25 years with the ABC, 25 years in Australia
I want to start this post by congratulating and thanking my father. Apparently, late last year he very quietly celebrated 25 years as a radio broadcaster with the Australian Broadcasting Corporation. This was commemorated with the ABC Medallion, which I have now claimed as my own:
Radio broadcasting has been his lifelong vocation. Now an Executive Producer, his ABC service began in the 60s – he started out as a translator and announcer for the ABC in Port Moresby, before working as the Station Manager of Radio East New Britain. From there he moved on to the NBC (of PNG) upon its establishment, overseeing the commercial operation of NBC’s Kalang FM. After rejoining the ABC at Radio Australia in 1985, he became the first Melanesian to head the Tok Pisin service, and more recently was involved with the ABC International Projects training team in Papua New Guinea. Which, from the sounds of it, was an awesome experience: he got to travel to different islands, meet great people, impart his knowledge and put his expertise to good use, training provincial broadcasters in the ways of the then new digital recording and reporting. Also, I hear, good fun for my mother, who joined him for part of its duration in the capital, and thoroughly enjoyed time away from Melbourne and, more specifically, me. Whilst I run amok and turned the house over to illicit activities.
But I digress.
There are three people I always think about when I think about professionalism: my older sister, my older brother, and my Dad. I always feel like a bludger when I think about them. But my Dad was obviously the first model of professionalism I had. One of the things that I’ve always noticed and appreciated about him is how ridiculously hard and steadily he works. Too hard, sometimes, and he has suffered as a result. But he never does anything half assed – he always tries to do his best. I have enormous respect for this. Though I’ve fallen short of this standard in the past, I’m trying earnestly to emulate this characteristic these days.
My siblings have followed different career paths, but for all my rebelliousness, I seem to have inherited my Father’s passion for media, communication, and clowning. And he has an unrequited interest in writing and storytelling he will surely have more time for post retirement. I see good things ahead in his post-work work. My mother is an avid reader and very analytical, so a husband and wife team (her on research, him on the tech) could well be in the pipeline. I have everything crossed for them.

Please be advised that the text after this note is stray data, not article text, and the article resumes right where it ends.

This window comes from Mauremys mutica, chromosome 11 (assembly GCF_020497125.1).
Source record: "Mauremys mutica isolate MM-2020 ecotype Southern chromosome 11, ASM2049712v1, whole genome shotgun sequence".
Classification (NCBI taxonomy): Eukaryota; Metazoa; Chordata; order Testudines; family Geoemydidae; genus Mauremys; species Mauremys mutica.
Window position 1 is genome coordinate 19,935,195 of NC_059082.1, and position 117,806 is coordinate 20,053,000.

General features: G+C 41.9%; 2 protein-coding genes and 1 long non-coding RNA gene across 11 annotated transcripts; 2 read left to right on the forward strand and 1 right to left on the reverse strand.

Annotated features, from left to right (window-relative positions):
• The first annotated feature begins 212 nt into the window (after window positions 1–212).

Anyway, my parents are getting older, as am I, so of late I have been thinking about what I’ve learned from them, what I’m thankful for, and all that. All this reflection and examination is being goaded by my documentary filmmaking project. In the workshops I have been involved in – which I have been thoroughly enjoying, despite having an epic stack yesterday whilst filming a scene during an exercise (camera shaped mark on my forehead) – we have had extensive discussions around all things to do with the Pacific diaspora – including how migration affects Islander families and identity. My family moved to Australia 25 years ago when my father joined ABC Radio Australia (there you go… there’s the connection to the previous thread). When we arrived, I was a blissfully unaware baby, who turned into a blissfully average Australian kid. But moving to Australia was a massive life change for them, and my older siblings, which presented lots of challenges I’ll be exploring in the documentary. Migration to a different country, culture is always an emotionally complex experience. I think it affected each of us in different ways. My parents grew up in colonial PNG, which was then administered by Australia. They grew up in a vastly different world to the one they migrated to in the 80s. My siblings were 15, 11, and 6 at the time. Their different ages and very different personalities meant that each has had a different experience and different levels of assimilation and identity confusion (upon graduating from high school, my sister opted to go back to PNG to study medicine, where she remains. Apart from vacations, she has only returned to Australia to live once as part of her specialisation).
The recent Australia Day celebrations made me think about identity and my family’s journey to Australia, too. I’m really comfortable with my identity as an Australian, and appreciate all the opportunities I have just by being an Australian. There is so much I love about this country, and those are the things I celebrate on Australia Day (slash Survival Day). Yet, I despise nationalism of all kinds. And I’ve been wondering recently why I feel this way: is it just because of an understanding of the lessons of history, and the dangers of nationalism? Is it because of my universal mindset? Because I value loyalty based on common values and decency well above loyalty based on national origin? Or is it, perhaps, because, as an “Other”, I must constantly travel between worlds, floating in and out of many, whilst not really sitting completely in any of them?
I don’t know.
I guess I’m going to find out when I finish the documentary. I may just end up with more questions than I answer. But I hope it will be a healing experience for both myself and my family.
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